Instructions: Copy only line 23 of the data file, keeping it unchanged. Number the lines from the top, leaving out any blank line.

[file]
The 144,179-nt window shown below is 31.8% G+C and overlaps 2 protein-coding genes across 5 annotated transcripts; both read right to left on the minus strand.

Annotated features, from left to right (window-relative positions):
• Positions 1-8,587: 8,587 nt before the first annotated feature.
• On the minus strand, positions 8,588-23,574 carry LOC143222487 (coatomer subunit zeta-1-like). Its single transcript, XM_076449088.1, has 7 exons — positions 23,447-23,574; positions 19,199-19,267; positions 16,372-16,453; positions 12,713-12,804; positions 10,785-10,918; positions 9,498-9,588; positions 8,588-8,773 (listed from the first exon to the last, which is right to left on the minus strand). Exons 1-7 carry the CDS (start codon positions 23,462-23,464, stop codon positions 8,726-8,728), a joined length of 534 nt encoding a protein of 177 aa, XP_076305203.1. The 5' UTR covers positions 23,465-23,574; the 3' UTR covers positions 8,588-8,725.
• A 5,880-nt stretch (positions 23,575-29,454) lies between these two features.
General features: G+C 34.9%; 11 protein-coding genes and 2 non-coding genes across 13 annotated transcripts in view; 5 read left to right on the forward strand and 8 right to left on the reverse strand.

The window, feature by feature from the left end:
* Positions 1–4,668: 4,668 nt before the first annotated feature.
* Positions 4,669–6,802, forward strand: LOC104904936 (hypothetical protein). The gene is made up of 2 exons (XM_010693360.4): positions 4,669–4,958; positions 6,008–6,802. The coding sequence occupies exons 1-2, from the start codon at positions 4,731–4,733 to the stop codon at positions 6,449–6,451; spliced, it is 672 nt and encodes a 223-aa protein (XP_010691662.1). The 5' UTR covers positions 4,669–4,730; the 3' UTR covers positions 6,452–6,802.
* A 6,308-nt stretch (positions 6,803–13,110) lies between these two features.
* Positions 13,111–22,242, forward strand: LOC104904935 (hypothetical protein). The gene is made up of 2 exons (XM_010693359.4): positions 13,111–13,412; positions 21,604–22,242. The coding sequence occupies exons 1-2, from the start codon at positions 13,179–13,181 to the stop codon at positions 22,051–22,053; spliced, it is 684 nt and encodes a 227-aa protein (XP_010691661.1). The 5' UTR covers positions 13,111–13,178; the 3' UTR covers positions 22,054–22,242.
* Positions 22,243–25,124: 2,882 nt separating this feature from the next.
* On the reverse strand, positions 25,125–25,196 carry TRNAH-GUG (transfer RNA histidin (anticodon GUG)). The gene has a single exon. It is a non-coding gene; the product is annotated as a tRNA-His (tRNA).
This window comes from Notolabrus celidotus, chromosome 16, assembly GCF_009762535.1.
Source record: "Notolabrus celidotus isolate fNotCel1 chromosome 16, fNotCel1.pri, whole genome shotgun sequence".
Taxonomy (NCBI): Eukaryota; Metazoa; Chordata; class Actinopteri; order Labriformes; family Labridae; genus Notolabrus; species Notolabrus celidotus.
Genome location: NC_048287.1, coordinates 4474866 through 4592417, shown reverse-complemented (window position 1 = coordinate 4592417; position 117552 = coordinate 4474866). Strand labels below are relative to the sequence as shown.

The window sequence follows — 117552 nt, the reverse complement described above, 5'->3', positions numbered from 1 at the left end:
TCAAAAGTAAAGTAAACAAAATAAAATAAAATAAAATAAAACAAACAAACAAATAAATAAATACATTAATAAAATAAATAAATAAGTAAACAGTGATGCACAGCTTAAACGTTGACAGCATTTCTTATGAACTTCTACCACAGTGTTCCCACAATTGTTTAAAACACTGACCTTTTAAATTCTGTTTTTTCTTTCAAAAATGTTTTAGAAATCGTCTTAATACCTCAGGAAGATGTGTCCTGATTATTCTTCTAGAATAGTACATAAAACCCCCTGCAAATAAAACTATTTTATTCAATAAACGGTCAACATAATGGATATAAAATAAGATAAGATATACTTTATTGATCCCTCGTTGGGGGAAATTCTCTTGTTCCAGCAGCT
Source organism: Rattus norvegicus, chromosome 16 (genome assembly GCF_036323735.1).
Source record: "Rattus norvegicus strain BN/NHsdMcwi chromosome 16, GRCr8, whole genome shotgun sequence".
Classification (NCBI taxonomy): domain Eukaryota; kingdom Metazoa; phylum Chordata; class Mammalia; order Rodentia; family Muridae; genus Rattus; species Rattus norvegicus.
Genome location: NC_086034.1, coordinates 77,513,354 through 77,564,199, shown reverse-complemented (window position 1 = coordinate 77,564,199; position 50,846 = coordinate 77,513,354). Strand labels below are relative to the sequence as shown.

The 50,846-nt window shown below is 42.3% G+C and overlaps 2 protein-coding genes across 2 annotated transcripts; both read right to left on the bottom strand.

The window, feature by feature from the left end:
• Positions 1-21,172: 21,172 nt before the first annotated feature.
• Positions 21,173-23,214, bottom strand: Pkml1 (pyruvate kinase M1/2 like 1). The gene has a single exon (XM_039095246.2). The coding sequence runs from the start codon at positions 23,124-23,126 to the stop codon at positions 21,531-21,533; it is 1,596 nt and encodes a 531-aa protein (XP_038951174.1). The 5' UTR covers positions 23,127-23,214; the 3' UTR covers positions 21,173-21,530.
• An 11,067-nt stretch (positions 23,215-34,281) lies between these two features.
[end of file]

Genome location: NC_086034.1, coordinates 77,513,354 through 77,564,199, shown reverse-complemented (window position 1 = coordinate 77,564,199; position 50,846 = coordinate 77,513,354). Strand labels below are relative to the sequence as shown.